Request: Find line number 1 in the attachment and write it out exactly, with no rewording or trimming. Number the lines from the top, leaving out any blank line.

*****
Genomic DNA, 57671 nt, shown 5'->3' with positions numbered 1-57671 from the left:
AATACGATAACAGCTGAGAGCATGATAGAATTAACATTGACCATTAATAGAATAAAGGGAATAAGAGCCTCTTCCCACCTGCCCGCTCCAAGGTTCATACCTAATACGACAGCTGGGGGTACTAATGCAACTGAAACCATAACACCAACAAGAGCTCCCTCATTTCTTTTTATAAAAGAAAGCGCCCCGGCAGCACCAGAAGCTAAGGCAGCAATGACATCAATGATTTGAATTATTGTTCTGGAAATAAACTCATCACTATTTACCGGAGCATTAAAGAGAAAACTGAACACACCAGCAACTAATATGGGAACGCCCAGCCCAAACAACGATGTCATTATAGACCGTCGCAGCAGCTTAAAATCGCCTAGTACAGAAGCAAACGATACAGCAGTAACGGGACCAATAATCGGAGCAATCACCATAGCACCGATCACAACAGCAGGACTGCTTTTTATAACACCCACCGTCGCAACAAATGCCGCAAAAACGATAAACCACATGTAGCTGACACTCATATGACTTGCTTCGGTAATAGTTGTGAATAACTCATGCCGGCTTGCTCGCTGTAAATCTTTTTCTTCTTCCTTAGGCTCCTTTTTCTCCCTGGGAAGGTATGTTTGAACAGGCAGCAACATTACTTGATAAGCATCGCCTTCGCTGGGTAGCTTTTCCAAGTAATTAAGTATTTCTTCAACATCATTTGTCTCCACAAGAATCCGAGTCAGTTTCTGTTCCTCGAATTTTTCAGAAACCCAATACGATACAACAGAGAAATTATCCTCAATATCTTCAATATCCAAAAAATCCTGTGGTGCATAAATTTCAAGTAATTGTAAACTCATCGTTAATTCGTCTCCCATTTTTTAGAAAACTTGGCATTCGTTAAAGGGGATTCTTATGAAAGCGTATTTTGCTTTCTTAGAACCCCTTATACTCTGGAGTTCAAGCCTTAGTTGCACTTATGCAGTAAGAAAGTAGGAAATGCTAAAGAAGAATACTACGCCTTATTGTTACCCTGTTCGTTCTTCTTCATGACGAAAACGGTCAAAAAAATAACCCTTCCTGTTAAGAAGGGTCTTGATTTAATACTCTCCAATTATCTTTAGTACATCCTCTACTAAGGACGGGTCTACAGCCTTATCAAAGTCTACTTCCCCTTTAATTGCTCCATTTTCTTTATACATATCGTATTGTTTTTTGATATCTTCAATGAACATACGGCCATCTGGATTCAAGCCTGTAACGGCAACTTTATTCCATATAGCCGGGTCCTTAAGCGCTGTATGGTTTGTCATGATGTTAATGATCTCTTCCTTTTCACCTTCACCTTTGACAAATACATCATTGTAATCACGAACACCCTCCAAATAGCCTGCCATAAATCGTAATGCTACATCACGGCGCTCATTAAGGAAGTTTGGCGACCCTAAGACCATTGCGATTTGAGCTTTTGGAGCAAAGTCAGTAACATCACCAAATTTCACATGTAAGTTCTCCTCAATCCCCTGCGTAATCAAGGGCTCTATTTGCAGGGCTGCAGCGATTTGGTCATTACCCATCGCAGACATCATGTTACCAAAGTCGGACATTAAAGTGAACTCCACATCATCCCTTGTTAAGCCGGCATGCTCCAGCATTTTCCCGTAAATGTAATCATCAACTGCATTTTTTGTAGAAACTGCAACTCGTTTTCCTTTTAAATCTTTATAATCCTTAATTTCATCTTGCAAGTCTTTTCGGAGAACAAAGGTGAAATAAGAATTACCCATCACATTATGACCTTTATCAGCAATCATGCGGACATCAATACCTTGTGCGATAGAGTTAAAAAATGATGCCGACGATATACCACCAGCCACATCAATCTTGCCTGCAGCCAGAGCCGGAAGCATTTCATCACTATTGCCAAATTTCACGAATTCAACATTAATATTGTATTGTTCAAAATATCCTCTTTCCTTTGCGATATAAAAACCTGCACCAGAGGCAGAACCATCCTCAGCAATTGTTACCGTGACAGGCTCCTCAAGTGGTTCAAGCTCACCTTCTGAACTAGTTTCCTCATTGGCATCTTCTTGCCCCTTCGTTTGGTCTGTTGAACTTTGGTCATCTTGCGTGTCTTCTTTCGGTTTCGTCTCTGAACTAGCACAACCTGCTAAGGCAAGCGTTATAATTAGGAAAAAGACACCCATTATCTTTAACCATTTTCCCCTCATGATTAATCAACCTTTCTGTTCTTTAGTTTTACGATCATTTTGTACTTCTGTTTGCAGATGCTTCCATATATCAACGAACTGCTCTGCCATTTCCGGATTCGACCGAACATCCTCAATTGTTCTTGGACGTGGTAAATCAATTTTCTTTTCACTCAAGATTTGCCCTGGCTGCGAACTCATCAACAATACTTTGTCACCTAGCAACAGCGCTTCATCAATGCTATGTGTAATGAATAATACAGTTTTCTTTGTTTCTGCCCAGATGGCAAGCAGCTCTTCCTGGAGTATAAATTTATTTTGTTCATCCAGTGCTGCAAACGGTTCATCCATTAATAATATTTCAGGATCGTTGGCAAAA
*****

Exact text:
Genomic DNA, 57671 nt, shown 5'->3' with positions numbered 1-57671 from the left: